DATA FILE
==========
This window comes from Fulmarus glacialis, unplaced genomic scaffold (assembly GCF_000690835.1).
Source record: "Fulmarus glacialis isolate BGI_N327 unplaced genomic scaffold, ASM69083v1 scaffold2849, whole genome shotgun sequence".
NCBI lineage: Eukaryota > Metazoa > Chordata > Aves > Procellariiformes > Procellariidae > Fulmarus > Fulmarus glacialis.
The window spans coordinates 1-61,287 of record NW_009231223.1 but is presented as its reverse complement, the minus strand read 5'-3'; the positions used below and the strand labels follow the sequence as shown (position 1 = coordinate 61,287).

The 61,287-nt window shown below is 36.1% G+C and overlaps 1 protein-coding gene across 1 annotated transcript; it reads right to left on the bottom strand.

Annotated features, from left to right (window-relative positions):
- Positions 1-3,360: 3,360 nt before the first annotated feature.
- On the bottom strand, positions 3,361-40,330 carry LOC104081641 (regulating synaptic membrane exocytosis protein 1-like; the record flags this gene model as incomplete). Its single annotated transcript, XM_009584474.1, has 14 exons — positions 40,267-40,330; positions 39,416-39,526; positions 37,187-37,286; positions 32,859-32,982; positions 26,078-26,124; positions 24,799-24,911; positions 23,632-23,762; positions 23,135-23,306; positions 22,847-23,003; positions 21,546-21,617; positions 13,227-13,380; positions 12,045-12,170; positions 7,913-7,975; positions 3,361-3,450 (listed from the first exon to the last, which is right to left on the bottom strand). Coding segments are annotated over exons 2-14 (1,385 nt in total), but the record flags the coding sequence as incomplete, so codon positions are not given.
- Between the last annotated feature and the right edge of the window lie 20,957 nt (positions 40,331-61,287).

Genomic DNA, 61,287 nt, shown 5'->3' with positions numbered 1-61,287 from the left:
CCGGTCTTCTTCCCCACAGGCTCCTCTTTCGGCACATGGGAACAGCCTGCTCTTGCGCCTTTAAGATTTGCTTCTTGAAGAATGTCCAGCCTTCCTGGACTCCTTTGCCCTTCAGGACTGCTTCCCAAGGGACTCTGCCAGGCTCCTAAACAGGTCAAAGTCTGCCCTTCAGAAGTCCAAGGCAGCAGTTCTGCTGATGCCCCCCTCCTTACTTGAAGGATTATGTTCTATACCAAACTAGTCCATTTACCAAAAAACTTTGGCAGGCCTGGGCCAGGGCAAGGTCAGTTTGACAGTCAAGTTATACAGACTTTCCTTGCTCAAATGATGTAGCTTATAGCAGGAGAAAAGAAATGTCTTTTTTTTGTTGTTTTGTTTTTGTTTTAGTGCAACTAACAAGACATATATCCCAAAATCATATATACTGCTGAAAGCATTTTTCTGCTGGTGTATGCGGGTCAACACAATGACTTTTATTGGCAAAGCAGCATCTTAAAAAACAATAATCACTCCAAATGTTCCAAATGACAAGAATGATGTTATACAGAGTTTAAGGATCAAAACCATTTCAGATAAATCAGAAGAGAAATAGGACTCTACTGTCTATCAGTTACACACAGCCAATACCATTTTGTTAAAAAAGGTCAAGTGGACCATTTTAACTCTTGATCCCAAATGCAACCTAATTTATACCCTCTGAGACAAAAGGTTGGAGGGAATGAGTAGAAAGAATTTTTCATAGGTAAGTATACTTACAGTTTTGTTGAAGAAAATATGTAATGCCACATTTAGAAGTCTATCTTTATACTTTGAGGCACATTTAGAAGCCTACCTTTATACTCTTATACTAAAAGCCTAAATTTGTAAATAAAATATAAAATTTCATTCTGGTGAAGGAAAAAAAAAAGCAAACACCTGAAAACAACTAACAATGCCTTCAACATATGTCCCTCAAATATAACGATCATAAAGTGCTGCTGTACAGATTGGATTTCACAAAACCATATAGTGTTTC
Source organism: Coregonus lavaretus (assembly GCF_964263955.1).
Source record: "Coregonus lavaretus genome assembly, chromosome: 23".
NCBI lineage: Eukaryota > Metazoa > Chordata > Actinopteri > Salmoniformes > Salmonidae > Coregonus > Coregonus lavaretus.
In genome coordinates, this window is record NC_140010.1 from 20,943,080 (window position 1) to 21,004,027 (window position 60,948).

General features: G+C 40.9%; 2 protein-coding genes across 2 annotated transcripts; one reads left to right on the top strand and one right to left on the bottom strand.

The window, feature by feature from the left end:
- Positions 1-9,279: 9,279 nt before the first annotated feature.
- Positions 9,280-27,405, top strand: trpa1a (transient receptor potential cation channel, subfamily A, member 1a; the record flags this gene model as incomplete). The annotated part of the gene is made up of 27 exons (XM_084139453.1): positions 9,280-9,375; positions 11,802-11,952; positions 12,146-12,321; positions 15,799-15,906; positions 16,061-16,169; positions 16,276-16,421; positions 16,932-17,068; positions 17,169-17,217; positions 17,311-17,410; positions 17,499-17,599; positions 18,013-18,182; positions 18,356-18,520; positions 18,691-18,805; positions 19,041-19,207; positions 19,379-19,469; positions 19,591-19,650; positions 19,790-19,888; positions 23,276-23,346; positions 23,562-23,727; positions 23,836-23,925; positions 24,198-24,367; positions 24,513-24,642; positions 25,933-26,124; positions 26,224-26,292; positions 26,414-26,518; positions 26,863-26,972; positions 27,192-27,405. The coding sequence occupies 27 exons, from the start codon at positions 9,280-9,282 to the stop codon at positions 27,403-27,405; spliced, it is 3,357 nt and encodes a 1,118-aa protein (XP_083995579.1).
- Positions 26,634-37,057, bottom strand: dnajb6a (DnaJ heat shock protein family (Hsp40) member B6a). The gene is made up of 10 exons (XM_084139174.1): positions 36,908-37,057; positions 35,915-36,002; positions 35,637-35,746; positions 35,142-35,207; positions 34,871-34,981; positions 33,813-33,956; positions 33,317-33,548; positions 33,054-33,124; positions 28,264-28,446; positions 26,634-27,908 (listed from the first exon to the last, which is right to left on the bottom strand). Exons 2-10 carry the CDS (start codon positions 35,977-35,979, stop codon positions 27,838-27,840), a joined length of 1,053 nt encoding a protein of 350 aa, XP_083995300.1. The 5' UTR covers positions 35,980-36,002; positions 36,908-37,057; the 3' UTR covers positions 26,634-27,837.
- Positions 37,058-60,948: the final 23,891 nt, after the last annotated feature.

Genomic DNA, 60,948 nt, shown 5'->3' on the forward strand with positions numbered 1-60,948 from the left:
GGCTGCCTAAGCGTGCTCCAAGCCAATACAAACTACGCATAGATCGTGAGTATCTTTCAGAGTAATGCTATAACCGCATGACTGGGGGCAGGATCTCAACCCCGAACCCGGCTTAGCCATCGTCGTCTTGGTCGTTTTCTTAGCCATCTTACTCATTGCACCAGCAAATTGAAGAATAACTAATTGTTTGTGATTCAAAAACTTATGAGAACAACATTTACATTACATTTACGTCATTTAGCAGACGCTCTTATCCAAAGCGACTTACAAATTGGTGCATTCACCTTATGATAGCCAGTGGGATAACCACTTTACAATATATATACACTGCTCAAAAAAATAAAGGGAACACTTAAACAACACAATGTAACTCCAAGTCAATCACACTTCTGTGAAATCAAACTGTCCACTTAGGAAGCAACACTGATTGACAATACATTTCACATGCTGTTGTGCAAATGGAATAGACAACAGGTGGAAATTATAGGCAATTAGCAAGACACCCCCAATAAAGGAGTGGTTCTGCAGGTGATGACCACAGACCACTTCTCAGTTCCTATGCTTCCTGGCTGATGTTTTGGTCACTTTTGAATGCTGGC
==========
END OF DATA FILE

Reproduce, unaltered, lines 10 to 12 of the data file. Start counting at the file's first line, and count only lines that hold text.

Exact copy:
Genomic DNA, 61,287 nt, shown 5'->3' with positions numbered 1-61,287 from the left:
CCGGTCTTCTTCCCCACAGGCTCCTCTTTCGGCACATGGGAACAGCCTGCTCTTGCGCCTTTAAGATTTGCTTCTTGAAGAATGTCCAGCCTTCCTGGACTCCTTTGCCCTTCAGGACTGCTTCCCAAGGGACTCTGCCAGGCTCCTAAACAGGTCAAAGTCTGCCCTTCAGAAGTCCAAGGCAGCAGTTCTGCTGATGCCCCCCTCCTTACTTGAAGGATTATGTTCTATACCAAACTAGTCCATTTACCAAAAAACTTTGGCAGGCCTGGGCCAGGGCAAGGTCAGTTTGACAGTCAAGTTATACAGACTTTCCTTGCTCAAATGATGTAGCTTATAGCAGGAGAAAAGAAATGTCTTTTTTTTGTTGTTTTGTTTTTGTTTTAGTGCAACTAACAAGACATATATCCCAAAATCATATATACTGCTGAAAGCATTTTTCTGCTGGTGTATGCGGGTCAACACAATGACTTTTATTGGCAAAGCAGCATCTTAAAAAACAATAATCACTCCAAATGTTCCAAATGACAAGAATGATGTTATACAGAGTTTAAGGATCAAAACCATTTCAGATAAATCAGAAGAGAAATAGGACTCTACTGTCTATCAGTTACACACAGCCAATACCATTTTGTTAAAAAAGGTCAAGTGGACCATTTTAACTCTTGATCCCAAATGCAACCTAATTTATACCCTCTGAGACAAAAGGTTGGAGGGAATGAGTAGAAAGAATTTTTCATAGGTAAGTATACTTACAGTTTTGTTGAAGAAAATATGTAATGCCACATTTAGAAGTCTATCTTTATACTTTGAGGCACATTTAGAAGCCTACCTTTATACTCTTATACTAAAAGCCTAAATTTGTAAATAAAATATAAAATTTCATTCTGGTGAAGGAAAAAAAAAAGCAAACACCTGAAAACAACTAACAATGCCTTCAACATATGTCCCTCAAATATAACGATCATAAAGTGCTGCTGTACAGATTGGATTTCACAAAACCATATAGTGTTTC
Source organism: Coregonus lavaretus (assembly GCF_964263955.1).